Sarangadeva (1175–1247), also spelled Sharngadeva or Sarnga Deva, was the 13th-century Indian musicologist who authored Sangita Ratnakara – the classical Sanskrit text on music and drama. It is considered to be the authoritative treatise in Indian classical music by both the Hindustani music and the Carnatic music traditions.
Sarangadeva was born in a Brahmin family of Kashmir. In an era of Islamic invasion of the northwest regions of the Indian subcontinent and the start of Delhi Sultanate, his family migrated south and settled in the Hindu kingdom in the Deccan region ruled by the Yadava dynasty near Ellora Caves (Maharashtra). Sarangadeva worked as an accountant with freedom to pursue his music interests in the court of King Singhana II (1210–1247).
Sarangadeva presented his ideas on music and dance in seven chapters of Sangita Ratnakara, but integrated it with philosophical context. He systematically presented his ideas on the nature of sound, register, the smallest distinct sounds that humans can hear and musical instruments can produce (shruti), musical scales and modes, 264 ragas, beats and role of time (tala), prosody (Chandas), relation between performance arts and human emotions and sentiments, musical and vocal ornaments, the composition of drama and songs, and the limitless opportunities available to the artist to express and affect her audience.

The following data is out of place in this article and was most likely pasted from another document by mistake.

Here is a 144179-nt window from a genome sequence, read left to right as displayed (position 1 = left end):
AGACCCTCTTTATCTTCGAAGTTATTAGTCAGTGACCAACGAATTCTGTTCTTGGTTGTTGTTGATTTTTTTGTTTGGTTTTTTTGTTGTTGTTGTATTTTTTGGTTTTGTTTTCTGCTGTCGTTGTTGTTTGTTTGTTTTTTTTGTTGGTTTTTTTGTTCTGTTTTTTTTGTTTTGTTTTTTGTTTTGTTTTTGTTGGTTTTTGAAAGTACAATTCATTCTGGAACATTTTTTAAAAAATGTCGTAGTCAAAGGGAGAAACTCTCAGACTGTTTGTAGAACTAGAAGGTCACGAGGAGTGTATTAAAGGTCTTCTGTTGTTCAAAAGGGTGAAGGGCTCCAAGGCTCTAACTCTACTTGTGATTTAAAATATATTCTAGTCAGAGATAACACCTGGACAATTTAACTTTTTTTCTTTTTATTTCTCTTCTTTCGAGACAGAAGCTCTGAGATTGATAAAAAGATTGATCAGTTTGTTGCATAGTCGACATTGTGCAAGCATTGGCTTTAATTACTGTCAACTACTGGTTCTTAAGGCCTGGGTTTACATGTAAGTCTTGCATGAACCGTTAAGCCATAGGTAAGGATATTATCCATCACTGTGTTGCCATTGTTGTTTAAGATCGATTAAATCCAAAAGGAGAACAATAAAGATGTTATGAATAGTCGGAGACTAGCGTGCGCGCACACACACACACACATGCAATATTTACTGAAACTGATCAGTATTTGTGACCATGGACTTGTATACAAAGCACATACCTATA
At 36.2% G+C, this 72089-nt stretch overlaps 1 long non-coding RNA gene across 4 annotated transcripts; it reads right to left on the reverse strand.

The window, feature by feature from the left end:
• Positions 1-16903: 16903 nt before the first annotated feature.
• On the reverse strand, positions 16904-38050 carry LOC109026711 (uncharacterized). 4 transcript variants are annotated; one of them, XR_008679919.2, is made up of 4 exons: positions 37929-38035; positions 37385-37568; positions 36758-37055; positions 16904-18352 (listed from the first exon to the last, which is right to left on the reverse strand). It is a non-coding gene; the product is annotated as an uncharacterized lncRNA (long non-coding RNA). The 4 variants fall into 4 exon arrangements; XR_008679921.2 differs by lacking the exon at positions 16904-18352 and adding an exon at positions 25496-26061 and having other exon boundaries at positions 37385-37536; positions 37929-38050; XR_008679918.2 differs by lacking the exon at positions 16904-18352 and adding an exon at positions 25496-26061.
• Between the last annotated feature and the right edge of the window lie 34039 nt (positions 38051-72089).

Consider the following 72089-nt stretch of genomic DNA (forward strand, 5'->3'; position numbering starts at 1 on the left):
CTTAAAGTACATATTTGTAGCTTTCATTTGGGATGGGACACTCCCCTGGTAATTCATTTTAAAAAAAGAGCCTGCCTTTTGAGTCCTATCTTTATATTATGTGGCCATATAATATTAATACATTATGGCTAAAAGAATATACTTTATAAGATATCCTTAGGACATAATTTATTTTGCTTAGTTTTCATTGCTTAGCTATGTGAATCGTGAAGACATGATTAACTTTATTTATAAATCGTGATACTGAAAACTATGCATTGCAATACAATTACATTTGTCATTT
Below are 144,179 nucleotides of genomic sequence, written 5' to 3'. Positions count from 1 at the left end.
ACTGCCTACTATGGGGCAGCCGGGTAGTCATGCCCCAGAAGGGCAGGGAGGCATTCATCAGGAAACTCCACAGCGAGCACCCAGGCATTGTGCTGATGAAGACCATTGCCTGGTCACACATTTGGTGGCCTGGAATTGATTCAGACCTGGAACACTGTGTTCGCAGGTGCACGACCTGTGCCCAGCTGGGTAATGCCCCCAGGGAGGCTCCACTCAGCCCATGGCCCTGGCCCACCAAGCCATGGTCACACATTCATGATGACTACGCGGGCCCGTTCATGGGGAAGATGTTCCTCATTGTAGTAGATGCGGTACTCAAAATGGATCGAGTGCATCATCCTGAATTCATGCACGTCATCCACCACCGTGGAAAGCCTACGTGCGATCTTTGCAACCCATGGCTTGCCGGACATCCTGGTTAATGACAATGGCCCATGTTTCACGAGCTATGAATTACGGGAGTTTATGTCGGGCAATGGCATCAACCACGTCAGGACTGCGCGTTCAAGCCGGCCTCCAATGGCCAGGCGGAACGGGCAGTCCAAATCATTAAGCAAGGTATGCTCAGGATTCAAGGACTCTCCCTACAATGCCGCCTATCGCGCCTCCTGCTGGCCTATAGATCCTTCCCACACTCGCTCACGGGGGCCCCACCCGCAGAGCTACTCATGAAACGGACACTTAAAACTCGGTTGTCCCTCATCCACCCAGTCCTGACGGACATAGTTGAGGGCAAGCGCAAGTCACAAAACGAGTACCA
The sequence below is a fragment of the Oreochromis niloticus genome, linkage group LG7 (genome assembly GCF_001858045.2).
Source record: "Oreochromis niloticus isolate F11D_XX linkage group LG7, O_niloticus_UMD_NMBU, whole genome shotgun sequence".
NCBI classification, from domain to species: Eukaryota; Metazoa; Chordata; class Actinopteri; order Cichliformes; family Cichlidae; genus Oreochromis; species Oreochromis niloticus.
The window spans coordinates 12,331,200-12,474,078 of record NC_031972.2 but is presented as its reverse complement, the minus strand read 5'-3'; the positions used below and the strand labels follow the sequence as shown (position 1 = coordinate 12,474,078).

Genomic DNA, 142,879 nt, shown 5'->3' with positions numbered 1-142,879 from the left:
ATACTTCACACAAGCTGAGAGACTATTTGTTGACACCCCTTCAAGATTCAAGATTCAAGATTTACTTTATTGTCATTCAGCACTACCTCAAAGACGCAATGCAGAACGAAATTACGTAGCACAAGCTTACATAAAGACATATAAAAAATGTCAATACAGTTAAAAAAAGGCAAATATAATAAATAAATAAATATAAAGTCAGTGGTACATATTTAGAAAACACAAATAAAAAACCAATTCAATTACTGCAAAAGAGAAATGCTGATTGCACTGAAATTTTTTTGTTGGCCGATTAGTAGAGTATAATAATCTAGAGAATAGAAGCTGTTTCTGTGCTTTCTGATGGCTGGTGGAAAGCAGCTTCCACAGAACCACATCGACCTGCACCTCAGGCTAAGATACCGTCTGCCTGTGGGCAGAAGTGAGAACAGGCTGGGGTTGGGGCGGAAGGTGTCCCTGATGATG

According to Peter Fletcher – a professor of Music and Drama, Sarangadeva states in Sangita Ratnakara that "the composer was expected to be a competent performer, but he also made clear that the composer was expected to know his audience, and how their minds work, rising above his own likes and dislikes, in order to bring delight to everyone". Sarangadeva's views on music, states Fletcher, exemplified ideas in the Bhagavad Gita relating to non-attachment.
Sarangadeva is one of the most influential medieval era music theorists of the Indian subcontinent, and his book has been called "the first modern book on Indian classical music". The book is considered by some to be as significant as Bharata's Natya Shastra. This is the text in the Indian musicology that is referred to by both Carnatic and Hindustani Classical Music traditions. According to Don Randel – a professor of Musicology, Sarangadeva's text is the most comprehensive treatise that interprets the Natya Shastra and Brihaddeshi of the ancient Indian music tradition.
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